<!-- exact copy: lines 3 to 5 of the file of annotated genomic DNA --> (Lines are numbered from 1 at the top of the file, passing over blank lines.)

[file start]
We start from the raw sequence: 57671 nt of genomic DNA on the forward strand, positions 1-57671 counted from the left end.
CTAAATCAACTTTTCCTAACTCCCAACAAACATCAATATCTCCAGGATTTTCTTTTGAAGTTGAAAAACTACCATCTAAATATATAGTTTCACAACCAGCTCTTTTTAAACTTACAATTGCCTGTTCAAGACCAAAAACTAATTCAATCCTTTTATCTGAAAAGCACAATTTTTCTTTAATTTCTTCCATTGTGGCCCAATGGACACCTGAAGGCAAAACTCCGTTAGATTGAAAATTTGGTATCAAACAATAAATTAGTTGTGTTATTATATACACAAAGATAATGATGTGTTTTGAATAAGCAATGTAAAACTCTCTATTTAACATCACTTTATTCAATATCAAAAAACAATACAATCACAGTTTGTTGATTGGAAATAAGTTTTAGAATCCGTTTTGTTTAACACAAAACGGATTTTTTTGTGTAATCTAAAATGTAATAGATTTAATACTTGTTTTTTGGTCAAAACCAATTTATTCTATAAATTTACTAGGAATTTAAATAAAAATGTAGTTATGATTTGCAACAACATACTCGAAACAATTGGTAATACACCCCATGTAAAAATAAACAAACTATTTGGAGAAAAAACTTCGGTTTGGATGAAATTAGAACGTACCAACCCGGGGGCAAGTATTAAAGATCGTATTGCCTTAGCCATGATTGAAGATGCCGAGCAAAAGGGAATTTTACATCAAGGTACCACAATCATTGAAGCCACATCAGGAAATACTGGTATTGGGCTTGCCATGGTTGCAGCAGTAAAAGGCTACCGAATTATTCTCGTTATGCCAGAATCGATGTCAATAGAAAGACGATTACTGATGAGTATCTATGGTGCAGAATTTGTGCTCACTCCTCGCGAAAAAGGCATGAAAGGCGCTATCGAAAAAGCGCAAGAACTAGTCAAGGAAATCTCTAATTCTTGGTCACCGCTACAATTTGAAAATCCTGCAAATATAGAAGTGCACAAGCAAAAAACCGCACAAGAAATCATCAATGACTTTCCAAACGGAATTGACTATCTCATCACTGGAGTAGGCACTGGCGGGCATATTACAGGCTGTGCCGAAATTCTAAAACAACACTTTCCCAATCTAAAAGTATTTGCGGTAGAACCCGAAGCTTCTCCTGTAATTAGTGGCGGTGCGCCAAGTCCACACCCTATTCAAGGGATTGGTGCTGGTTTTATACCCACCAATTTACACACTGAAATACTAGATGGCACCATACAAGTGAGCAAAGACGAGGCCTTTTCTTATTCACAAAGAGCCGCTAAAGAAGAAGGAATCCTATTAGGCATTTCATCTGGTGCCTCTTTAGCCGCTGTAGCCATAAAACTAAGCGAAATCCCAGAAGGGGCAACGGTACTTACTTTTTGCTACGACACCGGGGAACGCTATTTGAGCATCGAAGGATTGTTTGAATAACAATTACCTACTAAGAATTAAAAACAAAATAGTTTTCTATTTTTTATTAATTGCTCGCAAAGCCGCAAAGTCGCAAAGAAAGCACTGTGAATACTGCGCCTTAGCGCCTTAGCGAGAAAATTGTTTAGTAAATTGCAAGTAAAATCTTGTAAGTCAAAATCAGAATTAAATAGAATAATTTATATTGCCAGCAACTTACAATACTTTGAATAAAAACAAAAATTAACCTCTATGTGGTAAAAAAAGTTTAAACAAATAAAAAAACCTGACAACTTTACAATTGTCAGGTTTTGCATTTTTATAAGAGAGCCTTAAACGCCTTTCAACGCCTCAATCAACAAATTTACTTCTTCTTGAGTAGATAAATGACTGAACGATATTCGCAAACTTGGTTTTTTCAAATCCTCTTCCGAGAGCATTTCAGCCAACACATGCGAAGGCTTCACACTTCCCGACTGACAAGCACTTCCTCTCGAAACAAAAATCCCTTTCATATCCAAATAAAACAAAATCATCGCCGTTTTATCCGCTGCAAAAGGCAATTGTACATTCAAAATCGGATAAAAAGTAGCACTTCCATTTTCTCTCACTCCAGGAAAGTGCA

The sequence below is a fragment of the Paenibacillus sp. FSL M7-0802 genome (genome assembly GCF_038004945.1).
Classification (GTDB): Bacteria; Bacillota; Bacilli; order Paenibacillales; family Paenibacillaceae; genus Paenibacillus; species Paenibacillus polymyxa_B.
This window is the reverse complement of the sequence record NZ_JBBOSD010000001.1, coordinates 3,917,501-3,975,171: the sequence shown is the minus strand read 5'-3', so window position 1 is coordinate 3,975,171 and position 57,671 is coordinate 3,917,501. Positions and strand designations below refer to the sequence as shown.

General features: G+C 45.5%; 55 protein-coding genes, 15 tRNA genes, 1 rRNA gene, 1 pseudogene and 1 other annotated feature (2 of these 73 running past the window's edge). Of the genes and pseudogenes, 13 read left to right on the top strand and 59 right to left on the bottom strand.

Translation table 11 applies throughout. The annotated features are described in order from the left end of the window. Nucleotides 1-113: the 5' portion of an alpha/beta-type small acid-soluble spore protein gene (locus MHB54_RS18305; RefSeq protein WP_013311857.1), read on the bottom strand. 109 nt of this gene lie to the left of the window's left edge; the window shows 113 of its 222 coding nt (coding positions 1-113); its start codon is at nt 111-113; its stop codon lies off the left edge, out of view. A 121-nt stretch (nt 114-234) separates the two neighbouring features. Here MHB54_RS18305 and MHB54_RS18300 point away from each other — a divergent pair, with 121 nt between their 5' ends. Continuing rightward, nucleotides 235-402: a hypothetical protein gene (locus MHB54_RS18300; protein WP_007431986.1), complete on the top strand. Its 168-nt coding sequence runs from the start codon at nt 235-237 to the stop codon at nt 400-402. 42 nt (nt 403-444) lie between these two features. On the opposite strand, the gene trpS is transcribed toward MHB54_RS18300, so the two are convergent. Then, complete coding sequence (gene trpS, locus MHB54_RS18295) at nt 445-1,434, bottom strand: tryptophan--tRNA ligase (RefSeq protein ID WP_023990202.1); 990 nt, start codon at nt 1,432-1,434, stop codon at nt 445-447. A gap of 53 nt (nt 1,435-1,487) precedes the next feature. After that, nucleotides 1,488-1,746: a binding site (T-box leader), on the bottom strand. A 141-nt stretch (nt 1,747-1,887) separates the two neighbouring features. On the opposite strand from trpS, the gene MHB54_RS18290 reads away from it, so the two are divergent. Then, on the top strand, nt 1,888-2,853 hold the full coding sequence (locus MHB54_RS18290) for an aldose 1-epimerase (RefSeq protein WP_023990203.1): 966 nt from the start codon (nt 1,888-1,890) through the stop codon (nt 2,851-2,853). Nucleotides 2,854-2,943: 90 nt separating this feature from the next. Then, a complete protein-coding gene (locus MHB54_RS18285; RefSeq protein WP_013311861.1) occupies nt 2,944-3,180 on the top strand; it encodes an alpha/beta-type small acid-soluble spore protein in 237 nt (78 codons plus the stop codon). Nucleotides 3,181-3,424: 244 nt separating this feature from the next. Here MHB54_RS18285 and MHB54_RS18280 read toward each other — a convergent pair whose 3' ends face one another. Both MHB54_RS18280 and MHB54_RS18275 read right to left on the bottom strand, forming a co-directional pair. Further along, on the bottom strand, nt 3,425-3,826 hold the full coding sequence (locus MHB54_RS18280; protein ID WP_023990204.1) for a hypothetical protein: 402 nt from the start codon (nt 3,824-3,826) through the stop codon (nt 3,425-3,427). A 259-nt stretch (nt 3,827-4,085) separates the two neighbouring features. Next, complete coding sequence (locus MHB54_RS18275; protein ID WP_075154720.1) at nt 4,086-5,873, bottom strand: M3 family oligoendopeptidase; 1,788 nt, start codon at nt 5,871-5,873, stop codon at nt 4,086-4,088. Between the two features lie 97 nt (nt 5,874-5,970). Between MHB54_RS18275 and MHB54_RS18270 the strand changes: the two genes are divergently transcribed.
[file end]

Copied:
The sequence below is a fragment of the Paenibacillus sp. FSL M7-0802 genome (genome assembly GCF_038004945.1).
Classification (GTDB): Bacteria; Bacillota; Bacilli; order Paenibacillales; family Paenibacillaceae; genus Paenibacillus; species Paenibacillus polymyxa_B.
This window is the reverse complement of the sequence record NZ_JBBOSD010000001.1, coordinates 3,917,501-3,975,171: the sequence shown is the minus strand read 5'-3', so window position 1 is coordinate 3,975,171 and position 57,671 is coordinate 3,917,501. Positions and strand designations below refer to the sequence as shown.